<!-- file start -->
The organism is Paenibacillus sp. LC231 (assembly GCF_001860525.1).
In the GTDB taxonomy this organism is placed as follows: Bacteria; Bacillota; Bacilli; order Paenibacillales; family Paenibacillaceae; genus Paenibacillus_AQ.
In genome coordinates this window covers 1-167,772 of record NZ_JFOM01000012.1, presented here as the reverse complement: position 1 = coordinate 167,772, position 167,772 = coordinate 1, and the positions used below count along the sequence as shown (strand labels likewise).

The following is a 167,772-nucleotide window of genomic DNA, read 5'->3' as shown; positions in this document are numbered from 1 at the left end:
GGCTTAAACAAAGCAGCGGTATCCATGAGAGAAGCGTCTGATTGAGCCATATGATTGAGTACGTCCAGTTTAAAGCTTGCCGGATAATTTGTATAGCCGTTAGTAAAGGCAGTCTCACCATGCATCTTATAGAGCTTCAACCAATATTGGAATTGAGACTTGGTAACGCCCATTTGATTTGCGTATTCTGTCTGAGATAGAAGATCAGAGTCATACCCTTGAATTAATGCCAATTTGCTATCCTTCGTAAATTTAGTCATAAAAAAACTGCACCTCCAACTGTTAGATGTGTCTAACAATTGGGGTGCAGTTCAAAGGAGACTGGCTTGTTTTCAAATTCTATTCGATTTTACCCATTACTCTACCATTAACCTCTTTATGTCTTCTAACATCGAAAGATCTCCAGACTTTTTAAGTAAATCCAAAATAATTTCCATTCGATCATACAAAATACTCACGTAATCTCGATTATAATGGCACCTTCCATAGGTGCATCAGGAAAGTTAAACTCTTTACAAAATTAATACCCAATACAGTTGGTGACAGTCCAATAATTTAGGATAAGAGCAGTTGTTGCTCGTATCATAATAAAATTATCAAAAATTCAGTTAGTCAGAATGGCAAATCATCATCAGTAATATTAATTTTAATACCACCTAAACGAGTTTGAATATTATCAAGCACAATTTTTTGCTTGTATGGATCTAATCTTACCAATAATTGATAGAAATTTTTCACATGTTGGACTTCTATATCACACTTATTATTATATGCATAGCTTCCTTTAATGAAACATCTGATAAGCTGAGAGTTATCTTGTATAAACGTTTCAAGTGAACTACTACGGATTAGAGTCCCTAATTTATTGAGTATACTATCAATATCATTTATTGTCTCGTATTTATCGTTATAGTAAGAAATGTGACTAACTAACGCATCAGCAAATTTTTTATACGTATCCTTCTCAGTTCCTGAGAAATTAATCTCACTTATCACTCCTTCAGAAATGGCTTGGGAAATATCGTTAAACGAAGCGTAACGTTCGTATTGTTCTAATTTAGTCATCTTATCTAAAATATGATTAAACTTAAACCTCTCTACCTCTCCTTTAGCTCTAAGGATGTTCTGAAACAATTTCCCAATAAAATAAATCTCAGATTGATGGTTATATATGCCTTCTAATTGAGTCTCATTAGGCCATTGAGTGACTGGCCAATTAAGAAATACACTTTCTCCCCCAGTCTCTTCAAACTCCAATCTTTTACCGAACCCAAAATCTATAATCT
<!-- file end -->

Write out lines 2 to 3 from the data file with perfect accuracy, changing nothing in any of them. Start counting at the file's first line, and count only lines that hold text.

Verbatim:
In the GTDB taxonomy this organism is placed as follows: Bacteria; Bacillota; Bacilli; order Paenibacillales; family Paenibacillaceae; genus Paenibacillus_AQ.
In genome coordinates this window covers 1-167,772 of record NZ_JFOM01000012.1, presented here as the reverse complement: position 1 = coordinate 167,772, position 167,772 = coordinate 1, and the positions used below count along the sequence as shown (strand labels likewise).